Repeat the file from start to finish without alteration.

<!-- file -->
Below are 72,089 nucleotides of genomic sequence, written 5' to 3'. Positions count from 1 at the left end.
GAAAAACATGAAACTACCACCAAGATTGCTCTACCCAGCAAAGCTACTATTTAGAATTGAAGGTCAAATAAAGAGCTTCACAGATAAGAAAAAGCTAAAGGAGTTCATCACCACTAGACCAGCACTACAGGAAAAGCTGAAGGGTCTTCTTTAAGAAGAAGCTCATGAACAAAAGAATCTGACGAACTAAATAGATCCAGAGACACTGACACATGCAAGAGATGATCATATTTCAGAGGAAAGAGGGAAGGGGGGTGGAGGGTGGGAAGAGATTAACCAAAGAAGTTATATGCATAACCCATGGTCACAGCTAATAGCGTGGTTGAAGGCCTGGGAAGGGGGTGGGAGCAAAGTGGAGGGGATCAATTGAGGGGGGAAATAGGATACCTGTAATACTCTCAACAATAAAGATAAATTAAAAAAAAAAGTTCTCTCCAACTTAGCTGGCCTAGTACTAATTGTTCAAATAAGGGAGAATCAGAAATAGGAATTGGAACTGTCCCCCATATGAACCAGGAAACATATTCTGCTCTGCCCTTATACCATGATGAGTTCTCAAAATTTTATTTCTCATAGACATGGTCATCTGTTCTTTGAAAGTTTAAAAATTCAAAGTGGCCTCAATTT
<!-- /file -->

Below are 72,089 nucleotides of genomic sequence, written 5' to 3'. Positions count from 1 at the left end.
GAAAAACATGAAACTACCACCAAGATTGCTCTACCCAGCAAAGCTACTATTTAGAATTGAAGGTCAAATAAAGAGCTTCACAGATAAGAAAAAGCTAAAGGAGTTCATCACCACTAGACCAGCACTACAGGAAAAGCTGAAGGGTCTTCTTTAAGAAGAAGCTCATGAACAAAAGAATCTGACGAACTAAATAGATCCAGAGACACTGACACATGCAAGAGATGATCATATTTCAGAGGAAAGAGGGAAGGGGGGTGGAGGGTGGGAAGAGATTAACCAAAGAAGTTATATGCATAACCCATGGTCACAGCTAATAGCGTGGTTGAAGGCCTGGGAAGGGGGTGGGAGCAAAGTGGAGGGGATCAATTGAGGGGGGAAATAGGATACCTGTAATACTCTCAACAATAAAGATAAATTAAAAAAAAAAGTTCTCTCCAACTTAGCTGGCCTAGTACTAATTGTTCAAATAAGGGAGAATCAGAAATAGGAATTGGAACTGTCCCCCATATGAACCAGGAAACATATTCTGCTCTGCCCTTATACCATGATGAGTTCTCAAAATTTTATTTCTCATAGACATGGTCATCTGTTCTTTGAAAGTTTAAAAATTCAAAGTGGCCTCAATTT